One of the most common responses I get when I ask the question “Why do you follow those specific steps in that process?” is “Because we’ve always done it that way”
Rear Admiral Dr. Grace Murray Hopper, a pioneering computer scientist whose work was central to the development of COBOL, is purported to have said in relation to projects requiring change:
“The most damaging phrase in the language is ‘we’ve always done it this way!'” and
“Humans are allergic to change. They love to say, ‘We’ve always done it this way.’ I try to fight that. That’s why I have a clock on my wall that runs counter-clockwise.”
Here at LINQ we see three major areas that cause transformation projects (or any project) to fail
- Current State Blindness
- Poor Prioritisation
- Decision Paralysis
These can be present in their own right or one can lead to another – a perfect storm of indecision and ignorance!
As a result of one or more of these issues being present you end up with projects that either fail or don’t deliver the outcome expected. A 2011 survey by Dr Dobbs Journal showed that almost 70% of respondents had been involved in a project they knew would fail right from the start. (link)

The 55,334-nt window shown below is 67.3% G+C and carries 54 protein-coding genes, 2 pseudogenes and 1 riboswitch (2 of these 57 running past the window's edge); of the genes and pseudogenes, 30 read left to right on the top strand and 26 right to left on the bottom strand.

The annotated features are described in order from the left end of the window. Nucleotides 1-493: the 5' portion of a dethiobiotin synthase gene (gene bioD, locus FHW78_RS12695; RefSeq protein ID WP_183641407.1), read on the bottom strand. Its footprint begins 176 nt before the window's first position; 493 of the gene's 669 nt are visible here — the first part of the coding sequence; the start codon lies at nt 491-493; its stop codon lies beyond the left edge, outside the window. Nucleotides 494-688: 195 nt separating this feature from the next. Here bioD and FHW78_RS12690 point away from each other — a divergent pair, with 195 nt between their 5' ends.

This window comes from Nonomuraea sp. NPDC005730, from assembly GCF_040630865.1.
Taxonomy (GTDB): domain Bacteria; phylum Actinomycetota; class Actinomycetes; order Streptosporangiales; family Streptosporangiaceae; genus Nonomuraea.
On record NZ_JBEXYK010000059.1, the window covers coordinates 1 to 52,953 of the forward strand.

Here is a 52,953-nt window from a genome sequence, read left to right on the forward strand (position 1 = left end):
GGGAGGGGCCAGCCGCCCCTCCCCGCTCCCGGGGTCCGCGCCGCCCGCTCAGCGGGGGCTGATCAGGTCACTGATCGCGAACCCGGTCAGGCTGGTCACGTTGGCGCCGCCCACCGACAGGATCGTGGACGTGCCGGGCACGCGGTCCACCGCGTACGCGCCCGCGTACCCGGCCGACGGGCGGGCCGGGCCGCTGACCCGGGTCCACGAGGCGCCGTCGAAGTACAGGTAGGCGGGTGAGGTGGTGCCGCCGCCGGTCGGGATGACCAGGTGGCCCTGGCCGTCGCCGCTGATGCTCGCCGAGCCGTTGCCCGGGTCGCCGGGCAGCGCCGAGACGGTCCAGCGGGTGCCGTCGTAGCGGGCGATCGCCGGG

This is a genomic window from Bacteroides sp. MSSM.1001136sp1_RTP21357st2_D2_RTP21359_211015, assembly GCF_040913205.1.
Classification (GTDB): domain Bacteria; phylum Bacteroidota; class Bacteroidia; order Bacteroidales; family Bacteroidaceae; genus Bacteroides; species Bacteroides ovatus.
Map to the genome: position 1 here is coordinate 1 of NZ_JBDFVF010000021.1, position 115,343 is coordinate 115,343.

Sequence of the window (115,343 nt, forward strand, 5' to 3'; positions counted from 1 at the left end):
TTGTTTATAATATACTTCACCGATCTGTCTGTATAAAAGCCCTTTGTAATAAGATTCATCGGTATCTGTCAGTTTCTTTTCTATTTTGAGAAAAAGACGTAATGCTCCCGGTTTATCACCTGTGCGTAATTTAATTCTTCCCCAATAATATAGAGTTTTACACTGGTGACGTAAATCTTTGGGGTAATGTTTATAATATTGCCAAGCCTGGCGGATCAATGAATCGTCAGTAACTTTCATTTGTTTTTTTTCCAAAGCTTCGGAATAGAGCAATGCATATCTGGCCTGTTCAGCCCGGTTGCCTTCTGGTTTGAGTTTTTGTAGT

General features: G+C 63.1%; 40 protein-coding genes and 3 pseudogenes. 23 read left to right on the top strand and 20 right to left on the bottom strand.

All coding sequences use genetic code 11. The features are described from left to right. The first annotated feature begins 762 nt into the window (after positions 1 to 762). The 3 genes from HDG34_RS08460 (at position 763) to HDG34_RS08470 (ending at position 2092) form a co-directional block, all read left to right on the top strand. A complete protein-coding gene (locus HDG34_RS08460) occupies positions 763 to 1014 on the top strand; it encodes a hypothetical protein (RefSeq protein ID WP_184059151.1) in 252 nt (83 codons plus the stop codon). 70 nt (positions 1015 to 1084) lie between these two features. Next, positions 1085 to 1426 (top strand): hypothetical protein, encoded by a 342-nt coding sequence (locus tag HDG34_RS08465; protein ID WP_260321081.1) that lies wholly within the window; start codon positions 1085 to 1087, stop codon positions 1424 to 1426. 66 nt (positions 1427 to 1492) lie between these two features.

“Because we’ve always done it that way” is a major factor in current state blindness – not only because the steps that an organisation are taking can be out of date, but because the very resistance to change leads to a fear of looking under the hood to see what problems may exist.
With LINQ we bring an easy and powerful tool that enables you to accurately model your current information supply chains and specify the people, resources and cost involved in the flow of information as it works its way through your organisation. Once there is a common understanding of the current state supported by accurate data, and we can see the value of those outcomes, CxO’s and Transformation teams can make educated data driven priority decisions that help towards a successful outcome.
If you’d like to know more feel free to start a conversation at firstname.lastname@example.org